4. Beautiful, Jeanie. I shared this on my FB page this morning where I share pieces I love and less about grief all the time. I’m glad you’ve found your inner and outer home. Last night, I struggled with Zoom issues from the host in my writing group and almost said “the hell with it,” but I stayed and ended up writing something I love. It’s deeply satisfying to express something that matters to me and have it show up unplanned–and it’s deeply satisfying to release Monarchs every day. Four fly today which makes 23 this week and more coming each day. Each one feels like a prayer. Sending you rest, safety, and love.
    (You have a small typo you’d probably rather fix than ignore. “Nor did I get it form my husband…” That’s it. It’s perfectly clear what you mean.)

    1. Thanks, Elaine. I knew you’d know exactly what I meant about stumbling into that special unplanned space where, just for a few minutes, you are able to express your soul’s truths. I know that watching your butterflies grow and releasing them brings you into that space too. I think it must feel something like your soul saying, “Yes! That’s s me. I’m free to fly.”

      Thanks for the heads’ up about the typo. Fixed it. Knowing that my soul accepts me as I am makes it a lot easier for me to accept my imperfections these days! 🙂

      Blessings of love and safety and rest to you too.

  5. I don’t know how this passed me by Jeanie but it didn’t really because now I’ve found it. Even if a day or so later. I reckon that a yearning was with me most of my life if I think back, sometimes stilled when I was engaged in something that brought me out of my introversion, which when I learned about Jung was a start and then was in a group when we studied Jung with Centerpoint – late 80’s I reckon. Amazingly I was in the right place and time when the Jung Centre (under a different name) was making inroads and I was the chairman’s handmaiden – early 90’s – which meant organising all sorts of events, dream workshops, visiting lecturers from abroad (including Murray Stein btw) and their lectures, the newsletter and much else besides. And, when we had our first Jungian analyst resident in Johannesburg, I promptly went into analysis. This widened my view about everything and fed my soul richly.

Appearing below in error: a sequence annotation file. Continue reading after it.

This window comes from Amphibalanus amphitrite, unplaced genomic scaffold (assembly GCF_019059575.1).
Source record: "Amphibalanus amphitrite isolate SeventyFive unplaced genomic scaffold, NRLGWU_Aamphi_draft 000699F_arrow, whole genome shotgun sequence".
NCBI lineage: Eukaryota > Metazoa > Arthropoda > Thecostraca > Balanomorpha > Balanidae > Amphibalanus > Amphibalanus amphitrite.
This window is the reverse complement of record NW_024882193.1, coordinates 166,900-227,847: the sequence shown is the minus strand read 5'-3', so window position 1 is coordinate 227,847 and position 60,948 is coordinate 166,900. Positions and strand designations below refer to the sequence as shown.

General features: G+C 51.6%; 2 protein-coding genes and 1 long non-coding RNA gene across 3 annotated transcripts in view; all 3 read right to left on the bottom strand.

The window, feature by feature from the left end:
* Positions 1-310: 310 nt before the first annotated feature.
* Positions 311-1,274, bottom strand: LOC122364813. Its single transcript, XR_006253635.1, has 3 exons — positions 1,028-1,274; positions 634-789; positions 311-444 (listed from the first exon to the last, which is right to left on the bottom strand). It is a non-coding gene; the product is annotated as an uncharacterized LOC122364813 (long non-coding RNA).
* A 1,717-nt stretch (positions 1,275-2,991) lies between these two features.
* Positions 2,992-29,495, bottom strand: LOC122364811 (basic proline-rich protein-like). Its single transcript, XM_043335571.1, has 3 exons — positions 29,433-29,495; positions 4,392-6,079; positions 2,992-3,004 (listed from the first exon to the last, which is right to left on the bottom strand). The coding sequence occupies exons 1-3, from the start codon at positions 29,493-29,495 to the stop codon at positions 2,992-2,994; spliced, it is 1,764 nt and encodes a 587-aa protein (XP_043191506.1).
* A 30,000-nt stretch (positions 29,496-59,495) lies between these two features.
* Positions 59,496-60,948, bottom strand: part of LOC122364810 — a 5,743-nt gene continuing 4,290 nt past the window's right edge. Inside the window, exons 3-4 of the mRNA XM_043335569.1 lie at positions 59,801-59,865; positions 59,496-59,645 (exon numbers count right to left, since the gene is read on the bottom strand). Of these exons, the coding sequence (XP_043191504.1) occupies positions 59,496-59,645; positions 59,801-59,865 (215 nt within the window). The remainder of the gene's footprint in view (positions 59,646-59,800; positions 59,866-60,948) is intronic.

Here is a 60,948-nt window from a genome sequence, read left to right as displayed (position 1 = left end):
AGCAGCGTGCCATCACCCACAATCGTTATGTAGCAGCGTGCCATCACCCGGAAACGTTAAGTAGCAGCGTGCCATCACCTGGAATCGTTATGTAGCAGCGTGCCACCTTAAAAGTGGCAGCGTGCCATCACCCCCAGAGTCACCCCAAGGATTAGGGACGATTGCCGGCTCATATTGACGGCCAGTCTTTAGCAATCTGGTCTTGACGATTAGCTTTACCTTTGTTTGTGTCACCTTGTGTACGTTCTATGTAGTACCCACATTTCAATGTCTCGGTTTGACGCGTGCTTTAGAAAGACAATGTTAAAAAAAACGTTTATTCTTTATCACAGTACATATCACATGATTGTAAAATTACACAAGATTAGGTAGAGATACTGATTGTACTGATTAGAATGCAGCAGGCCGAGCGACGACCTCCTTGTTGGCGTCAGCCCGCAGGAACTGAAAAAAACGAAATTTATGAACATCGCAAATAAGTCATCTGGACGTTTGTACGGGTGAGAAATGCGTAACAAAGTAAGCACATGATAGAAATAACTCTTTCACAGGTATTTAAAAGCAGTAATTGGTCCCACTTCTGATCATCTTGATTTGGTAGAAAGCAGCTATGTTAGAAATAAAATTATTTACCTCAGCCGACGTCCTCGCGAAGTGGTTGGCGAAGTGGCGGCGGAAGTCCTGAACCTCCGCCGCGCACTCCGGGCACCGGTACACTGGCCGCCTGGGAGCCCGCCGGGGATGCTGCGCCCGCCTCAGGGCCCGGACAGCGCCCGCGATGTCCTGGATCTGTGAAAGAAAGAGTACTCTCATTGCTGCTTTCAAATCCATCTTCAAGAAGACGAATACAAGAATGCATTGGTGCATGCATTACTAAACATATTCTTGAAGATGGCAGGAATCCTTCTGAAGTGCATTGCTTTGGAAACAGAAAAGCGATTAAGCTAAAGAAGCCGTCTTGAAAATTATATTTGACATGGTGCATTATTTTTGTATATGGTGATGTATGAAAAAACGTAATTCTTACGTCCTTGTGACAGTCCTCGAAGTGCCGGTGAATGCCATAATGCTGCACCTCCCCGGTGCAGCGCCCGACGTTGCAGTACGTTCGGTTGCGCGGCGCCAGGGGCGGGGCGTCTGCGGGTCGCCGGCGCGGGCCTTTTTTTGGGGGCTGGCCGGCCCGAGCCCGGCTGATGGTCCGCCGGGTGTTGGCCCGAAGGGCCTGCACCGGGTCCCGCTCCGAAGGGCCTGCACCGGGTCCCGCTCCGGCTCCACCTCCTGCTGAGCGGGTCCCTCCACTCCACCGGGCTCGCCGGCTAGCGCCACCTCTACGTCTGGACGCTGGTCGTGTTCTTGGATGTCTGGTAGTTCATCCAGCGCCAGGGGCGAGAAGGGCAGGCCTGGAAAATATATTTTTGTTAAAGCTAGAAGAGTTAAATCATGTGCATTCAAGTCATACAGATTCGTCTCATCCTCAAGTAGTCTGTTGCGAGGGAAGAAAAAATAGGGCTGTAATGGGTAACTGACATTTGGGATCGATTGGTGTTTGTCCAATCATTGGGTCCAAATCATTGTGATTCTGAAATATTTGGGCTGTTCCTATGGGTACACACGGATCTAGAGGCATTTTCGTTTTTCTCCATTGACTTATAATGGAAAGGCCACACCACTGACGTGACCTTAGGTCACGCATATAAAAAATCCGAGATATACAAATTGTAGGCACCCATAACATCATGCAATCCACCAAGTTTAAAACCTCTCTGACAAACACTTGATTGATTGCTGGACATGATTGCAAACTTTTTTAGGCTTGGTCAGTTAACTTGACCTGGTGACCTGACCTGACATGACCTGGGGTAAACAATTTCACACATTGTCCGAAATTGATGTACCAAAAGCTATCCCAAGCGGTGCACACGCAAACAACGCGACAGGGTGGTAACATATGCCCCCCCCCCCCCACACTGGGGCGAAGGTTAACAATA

Thank you for this lovely post Jeanie! Hope you’re all keeping well and safe – love, Susan

    1. Wow, what a rich banquet you have feasted at to ease your longing! Jung’s theories did the same for me: showed my how I had imprisoned my soul and then slowly began to lead me out. I’d only been studying Jungian psychology and recording my dreams for a year when I decided to leave teaching and write. Shortly after my last day of teaching I dreamed that another woman — the daughter of the warden—and I had been released from prison. My studies not only eased my longing but freed me too.

      I never had formal analysis because there are no Jungian analysts where I live. I wish I could have had that experience. But what I had instead was an insatiable hunger for self-understanding that kept me on the journey. That hunger, another form of yearning, I suppose, has never gone away. I know it will never be quenched…at least not in this lifetime…and I’m coming to terms with that reality. I’ll never fully understand the universe within myself any more that science will fully understand the limitless universe without. But it’s sure been worth the trip to try. Thank you for writing, Susan. Love, Jeanie

      1. Thank you for your lovely response Jeanie. A few days before I began analysis I dreamed I was standing at the edge of a vast cavern in the ground looking in. On a desert like plain. Standing behind me was a male analyst (not my one) and my friend who was (she died a few years ago) an anesthetist ie she who makes people unconscious – well, what could be more graphic – this was probably about 30 years ago –

  6. What an extraordinary dream. An experience that let you know the Self was paying attention and saying you’re on the right path. Like a shout: “Wake up! Seek self-knowledge!” You can’t forget a dream like that. Thank you for sharing it here.